For a while, after the start of distributing kyoho-gin, both genroku-gin and four types of hoei-gin were used. Since karat of these silvers was different, a government order of cupellating silver of Shotoku on May 15, 1714, stipulated that the incremental volume of old silver to eiji-chogin, mitsuho-chogin and yotsuho-chogin should be 10% for shotoku-gin and keicho-gin, 30% for futatsu-hogin and 60% for genroku-gin. However, it was impossible to distribute three types of hoei-gin of which karat was different at the same value,and it was discriminated in the market. Therefore, in October 1718, the system was changed to be based on the silver amount contained where addition was made to shotoku-gin and keicho-gin by the following rate: Genroku-gin by 25%, Futatsuho-gin by 60%, Eiji-gin by 100%, Mitsuho-gin by 150% Yotsuho-gin by 300%, and it confirmed the market. In November, silver coin (eiji-gin, mitsuho-gi, and yotsuho-gin) for trading by silver was changed to new silver (shotoku-gin).
The articles for sales in the store had several price lists subject to several types of cho-gin, and in 1718, "List of Exchange of Six Types of Silver", the exchange list of several types of chogin, was published. Seijun KURATA said that "it was so complicated that I could not stand"in Sehodenroku (Record of Treasure). Bakufu proclaimed in March 1720 that genroku-gin and four types of hoei-gin were stopped to be distributed by the end of 1721, but it was postponed to April, 1722 and actually it was stopped at the end of 1722.
On March 17, 1737, it was proclaimed that kyoho-gin and keicho-gin were stopped in January 1738, but it was postponed to the end of April in 1738.
The karat of kyohomameita-gin and shotokumameita-gin was the same as that of kyoho-chogin (shotoku-chogin) where hallmark of "(daikokuzo), joze" or "joze, ho"was inscribed and its style was the same as that of keicho-chogin keichomameita-gin, and many were flat and round with few numbers of deformed one. The fact that daikokuzo faces front is the same as cho-gin.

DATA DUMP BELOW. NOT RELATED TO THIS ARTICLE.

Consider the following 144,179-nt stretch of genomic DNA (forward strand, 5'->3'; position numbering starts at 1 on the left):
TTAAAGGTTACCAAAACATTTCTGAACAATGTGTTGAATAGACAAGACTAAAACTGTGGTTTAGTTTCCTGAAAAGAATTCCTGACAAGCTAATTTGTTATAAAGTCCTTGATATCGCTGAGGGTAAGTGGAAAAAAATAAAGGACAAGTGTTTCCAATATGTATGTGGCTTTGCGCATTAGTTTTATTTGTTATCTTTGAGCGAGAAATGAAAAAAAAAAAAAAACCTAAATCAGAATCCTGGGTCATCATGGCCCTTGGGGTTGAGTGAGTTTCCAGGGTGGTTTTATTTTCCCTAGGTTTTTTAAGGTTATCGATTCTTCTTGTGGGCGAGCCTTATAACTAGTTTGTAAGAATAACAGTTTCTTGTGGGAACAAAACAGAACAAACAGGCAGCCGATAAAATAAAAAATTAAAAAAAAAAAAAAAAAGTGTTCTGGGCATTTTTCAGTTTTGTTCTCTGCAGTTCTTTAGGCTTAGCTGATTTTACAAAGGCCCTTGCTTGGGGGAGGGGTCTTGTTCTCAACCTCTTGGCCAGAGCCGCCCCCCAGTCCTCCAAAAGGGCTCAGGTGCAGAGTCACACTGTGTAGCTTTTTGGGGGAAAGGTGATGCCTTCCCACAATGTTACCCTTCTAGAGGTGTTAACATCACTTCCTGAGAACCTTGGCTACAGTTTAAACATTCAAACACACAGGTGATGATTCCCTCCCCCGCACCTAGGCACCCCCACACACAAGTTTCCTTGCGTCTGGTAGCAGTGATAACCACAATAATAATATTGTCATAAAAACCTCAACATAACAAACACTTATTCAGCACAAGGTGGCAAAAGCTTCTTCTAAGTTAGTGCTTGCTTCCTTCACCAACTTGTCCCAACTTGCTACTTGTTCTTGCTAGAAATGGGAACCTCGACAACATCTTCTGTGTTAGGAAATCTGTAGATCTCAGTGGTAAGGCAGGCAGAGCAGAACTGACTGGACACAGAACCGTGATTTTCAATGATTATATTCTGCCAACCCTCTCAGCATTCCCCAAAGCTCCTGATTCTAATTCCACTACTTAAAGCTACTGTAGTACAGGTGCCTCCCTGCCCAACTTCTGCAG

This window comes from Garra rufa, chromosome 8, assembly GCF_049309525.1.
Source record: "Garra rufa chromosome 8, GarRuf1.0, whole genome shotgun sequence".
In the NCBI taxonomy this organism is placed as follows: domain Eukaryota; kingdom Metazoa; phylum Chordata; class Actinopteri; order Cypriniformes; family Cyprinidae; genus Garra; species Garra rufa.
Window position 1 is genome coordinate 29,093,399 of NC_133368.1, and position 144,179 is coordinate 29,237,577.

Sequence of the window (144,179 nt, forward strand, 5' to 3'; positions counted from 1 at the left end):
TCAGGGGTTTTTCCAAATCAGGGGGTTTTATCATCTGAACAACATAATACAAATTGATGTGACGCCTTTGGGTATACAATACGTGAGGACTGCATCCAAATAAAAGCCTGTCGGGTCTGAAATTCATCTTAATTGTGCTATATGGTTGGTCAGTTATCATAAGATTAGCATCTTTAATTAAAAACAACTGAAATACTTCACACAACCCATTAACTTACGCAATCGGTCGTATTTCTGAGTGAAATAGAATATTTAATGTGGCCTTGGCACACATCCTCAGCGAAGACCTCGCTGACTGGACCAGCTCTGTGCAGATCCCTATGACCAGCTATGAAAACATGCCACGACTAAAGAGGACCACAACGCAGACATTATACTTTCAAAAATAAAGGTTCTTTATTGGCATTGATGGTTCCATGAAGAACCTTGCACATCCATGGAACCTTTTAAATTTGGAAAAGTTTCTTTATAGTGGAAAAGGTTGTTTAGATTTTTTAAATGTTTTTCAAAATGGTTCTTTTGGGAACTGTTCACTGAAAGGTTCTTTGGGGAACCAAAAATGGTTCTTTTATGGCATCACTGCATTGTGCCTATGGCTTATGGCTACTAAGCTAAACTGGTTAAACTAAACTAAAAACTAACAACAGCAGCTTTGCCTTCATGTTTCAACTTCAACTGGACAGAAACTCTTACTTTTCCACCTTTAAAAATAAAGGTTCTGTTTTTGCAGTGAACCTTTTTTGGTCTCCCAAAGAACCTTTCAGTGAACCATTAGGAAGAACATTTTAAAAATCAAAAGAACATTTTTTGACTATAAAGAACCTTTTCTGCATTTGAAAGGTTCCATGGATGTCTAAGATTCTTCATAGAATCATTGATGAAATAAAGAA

Karat of kyoho-gin (shotoku-gin)
The regulated karat was 80% by silver (12% discount) and 20% by bronze.
In Meiji period, Minting Authority in Japan analyzed the coin in Edo period. The description of kyoho-gin was as follows.
Most part of the miscellaneous was bronze, but also included a small amount of lead, bismuth, and so on. The lead contained in this miscellaneous was 2 to 3%, which means that its containment was larger than keicho-gin, and a large amount of lead must have remained by cupellating method to seperate silver and bronze, a nanban (Western Europe) -style cupellating method.
Minting amount of kyoho-gin (shotoku-gin)
Suijiroku (collection of documents focusing on finance in Edo period) says that the total amount of cho-gin and mameita-gin up to April 1736 was a little more than 331,420 kan (about 1,242 ton).
Tsukidokenbunroku (document describing society between 1697 to 1734) says that, among which, 223,080 kan 571 monme (unit of weight) was cupellated by July 1721.
Buichi-gin of shotoku-gin, which was an income of ginza when cho-gin was cupellated from cupellated silver and collected old silver, was reduced to 3% of minted amount that is the same as that of keicho-gin, and it was impossible to make a profit by reminting because they had to cupellate to upgrade karat, causing ginza and joze financial crisis.